This is a happy week for the mandarins of American science, what with their annual Washington meeting graced by a rare presidential address at the venerable National Academy of Sciences. The traditional spring get-together is the occasion for seeing old colleagues, dispensing prestigious prizes, and, in general, reinforcing those relationships that justify the term "scientific community."
As such, it is not a suitable setting for considering some unpleasantries about science's close linkages with government-especially at a time when Mr. Carter is arguing Congress to come up to the high mark he has set for money for basic research. But, whether or not the statesmen of science realize it, the last few weeks have been a kind of Stalingrad for public confidence in both the professional skills and the ethical integrity of our science and technology establishments. I refer, of course, to the Three Mile Island debacle and the unrelated, but close-following revelations about how the government callously sowed cancer-and lied about it-in long-ago nuclear tests in the Far West.
"Don't blame us," will be the response of scientists and engineers whose work is remote from nuclear affairs. The trouble is that response won't do. The reason is that the public values science not only because science is demystifying and useful, but also because the scientist-as idolized by the doctor-hero of Enemy of the People or the oceanographer-hero of Jaws-is popularly considered to have a yen for separating truth from the marketplace. The notion has its native aspects, but television's frequent use of men in white coats to sell goods of various sorts signifies that market research has concluded that the public-no doubt to its loss-tends toward faith in the semblances of science.
And now we are informed that may scientists and public-health officials who knew about the menace of the nuclear tests remained silent, while some of those who spoke out went unsupported by their knowledgeable colleagues, and sometimes found their careers derailed. In regard to Three Mile Island, the origins and significance of the accident are still not clear. But, while several opinion polls indicate that a majority of the public continues to favor the development of nuclear power, a point that has been repeated in innumerable commentaries is that "they" said the accident couldn't happen. What must be noted, though, is that a small number of nuclear experts were warning for years that atomic power is simply too hot to handle on a commercial scale. With rare exception, however, the establishment responded to these critics by labeling them as cranks or out of date in their knowledge of nuclear technology. A favored put-down was to point out that few of the skeptics were members of the National Academy of Sciences or the National Academy of Engineering-which are supposed to encompass the elites of those professions. What's interesting to consider, however, is that the academies are self-perpetuating bodies that decide what accomplishments justify election to their coveted ranks.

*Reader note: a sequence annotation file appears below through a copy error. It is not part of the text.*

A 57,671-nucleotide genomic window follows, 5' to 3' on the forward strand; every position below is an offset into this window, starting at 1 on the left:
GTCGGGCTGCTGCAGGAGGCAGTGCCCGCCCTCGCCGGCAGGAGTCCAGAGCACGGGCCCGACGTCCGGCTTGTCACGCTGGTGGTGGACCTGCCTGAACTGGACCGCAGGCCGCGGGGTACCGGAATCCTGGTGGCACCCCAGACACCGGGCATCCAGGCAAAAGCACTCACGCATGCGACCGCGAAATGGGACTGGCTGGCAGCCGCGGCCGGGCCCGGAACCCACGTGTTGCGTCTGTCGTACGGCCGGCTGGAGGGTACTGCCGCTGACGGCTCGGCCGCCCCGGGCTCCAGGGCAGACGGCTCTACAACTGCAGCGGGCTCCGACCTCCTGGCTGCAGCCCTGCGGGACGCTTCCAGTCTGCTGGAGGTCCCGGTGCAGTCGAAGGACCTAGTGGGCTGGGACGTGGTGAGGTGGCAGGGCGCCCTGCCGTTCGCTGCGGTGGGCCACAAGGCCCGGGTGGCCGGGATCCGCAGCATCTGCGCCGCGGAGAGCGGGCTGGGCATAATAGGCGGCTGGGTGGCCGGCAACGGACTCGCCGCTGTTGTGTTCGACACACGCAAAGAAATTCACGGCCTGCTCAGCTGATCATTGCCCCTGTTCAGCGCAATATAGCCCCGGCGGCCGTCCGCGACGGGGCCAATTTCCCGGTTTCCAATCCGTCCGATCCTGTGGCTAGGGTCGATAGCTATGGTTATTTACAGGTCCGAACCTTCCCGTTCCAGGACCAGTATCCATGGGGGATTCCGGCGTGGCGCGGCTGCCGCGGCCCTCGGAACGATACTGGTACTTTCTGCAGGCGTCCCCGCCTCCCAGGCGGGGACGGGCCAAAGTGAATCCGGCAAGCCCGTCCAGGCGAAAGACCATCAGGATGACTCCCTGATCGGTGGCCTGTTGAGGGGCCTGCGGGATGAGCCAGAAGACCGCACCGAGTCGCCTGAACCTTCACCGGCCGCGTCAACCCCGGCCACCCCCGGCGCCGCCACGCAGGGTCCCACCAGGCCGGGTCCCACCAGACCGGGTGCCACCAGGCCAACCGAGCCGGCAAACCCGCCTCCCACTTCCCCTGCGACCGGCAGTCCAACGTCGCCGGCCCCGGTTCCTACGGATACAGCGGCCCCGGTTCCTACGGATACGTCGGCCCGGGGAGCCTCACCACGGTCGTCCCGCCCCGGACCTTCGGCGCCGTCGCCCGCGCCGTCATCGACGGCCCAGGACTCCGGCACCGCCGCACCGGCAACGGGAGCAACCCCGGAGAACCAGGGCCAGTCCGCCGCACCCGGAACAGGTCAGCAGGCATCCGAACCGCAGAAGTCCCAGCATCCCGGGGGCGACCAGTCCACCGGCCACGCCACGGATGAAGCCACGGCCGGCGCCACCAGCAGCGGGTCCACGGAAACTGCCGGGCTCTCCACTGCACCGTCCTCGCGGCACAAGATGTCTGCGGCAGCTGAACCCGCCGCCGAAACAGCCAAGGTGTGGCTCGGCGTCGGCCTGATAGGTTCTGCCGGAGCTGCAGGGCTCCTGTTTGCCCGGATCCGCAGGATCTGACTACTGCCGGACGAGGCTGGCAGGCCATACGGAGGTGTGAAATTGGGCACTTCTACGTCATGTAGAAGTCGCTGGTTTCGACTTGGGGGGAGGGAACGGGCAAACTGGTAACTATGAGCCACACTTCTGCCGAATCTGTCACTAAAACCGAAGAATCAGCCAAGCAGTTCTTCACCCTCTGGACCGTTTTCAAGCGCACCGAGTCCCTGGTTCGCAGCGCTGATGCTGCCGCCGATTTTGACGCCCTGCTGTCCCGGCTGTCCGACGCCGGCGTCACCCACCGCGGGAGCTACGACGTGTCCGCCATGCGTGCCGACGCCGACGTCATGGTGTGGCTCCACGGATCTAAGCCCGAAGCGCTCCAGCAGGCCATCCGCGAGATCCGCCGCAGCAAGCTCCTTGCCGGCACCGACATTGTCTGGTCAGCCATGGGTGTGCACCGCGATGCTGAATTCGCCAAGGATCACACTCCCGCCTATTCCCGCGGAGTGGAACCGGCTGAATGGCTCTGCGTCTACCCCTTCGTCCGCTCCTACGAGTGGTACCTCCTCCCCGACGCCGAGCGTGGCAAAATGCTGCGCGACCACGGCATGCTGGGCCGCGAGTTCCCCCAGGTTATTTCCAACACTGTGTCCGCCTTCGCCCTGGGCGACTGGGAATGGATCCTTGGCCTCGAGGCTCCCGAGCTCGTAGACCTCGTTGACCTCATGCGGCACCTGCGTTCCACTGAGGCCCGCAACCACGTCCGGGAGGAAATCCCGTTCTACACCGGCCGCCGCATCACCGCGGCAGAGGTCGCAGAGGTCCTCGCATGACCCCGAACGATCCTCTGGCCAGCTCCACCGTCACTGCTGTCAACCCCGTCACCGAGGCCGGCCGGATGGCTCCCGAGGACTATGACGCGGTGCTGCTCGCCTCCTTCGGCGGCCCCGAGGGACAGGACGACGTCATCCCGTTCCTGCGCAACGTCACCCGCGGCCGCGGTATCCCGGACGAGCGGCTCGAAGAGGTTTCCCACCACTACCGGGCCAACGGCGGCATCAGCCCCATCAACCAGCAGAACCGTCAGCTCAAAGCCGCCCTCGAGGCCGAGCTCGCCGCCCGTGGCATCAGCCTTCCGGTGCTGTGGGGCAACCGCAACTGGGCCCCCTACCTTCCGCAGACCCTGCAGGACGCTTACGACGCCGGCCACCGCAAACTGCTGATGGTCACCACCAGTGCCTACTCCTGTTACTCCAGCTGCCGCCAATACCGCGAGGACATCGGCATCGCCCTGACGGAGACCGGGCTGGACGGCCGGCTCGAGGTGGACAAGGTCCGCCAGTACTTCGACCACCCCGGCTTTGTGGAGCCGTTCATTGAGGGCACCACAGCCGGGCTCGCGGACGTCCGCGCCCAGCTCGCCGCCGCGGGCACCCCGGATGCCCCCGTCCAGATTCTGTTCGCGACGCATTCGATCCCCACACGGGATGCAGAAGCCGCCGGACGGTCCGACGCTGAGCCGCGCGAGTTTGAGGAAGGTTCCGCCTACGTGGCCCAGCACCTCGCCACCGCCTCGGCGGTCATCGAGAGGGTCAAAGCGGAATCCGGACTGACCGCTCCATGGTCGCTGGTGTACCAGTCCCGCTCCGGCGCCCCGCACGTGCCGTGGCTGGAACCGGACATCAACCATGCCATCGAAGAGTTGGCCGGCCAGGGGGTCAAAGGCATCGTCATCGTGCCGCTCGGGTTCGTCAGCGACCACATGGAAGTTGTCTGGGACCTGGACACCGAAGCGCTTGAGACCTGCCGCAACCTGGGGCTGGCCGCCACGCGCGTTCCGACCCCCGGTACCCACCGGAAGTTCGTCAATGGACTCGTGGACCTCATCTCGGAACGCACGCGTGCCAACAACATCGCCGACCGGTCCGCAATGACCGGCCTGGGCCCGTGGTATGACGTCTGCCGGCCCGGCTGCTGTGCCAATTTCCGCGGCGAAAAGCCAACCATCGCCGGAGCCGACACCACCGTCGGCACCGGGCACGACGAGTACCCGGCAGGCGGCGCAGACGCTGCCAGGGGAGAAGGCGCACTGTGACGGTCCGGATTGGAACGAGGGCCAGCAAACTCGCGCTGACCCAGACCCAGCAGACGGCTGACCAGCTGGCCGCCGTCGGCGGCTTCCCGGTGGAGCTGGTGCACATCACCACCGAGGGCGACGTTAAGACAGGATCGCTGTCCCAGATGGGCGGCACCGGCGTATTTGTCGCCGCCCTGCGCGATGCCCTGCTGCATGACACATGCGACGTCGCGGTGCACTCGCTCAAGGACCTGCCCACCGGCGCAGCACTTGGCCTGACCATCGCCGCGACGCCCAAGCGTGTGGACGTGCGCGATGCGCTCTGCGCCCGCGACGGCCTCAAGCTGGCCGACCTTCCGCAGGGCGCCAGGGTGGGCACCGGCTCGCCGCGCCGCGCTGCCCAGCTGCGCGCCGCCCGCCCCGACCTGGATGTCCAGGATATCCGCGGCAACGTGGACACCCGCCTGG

While the leaders of science enjoy their annual Washington meeting, and exchange congratulations on the achievements of their profession, they might also ponder how much partnership and how much captivity they're getting out of their relationship with government.
The stock reply to such an inquiry is that science's traditions are strong enough to withstand any attempts at intellectual compromise; furthermore, that the high expense and diffuse economic payoff to science dictate that the federal government must be its main source of support-since industry won't pay the bills and academic can't. The result is that some 80 percent of the country's basic research is financed by the federal government; without that money, research in the universities would wither.
Those are the financial facts, and they can't be disregarded. But what that means is that the task of scientific statesmanship is to strive to violate the rule of he who pays the piper . . . Probably more so than the elders of the profession realize, a lot of people are rethinking, if only unconsciously, the trust they've bestowed in science. CAPTION: Illustration, no caption, By Mike Peters for The Dayton Daily News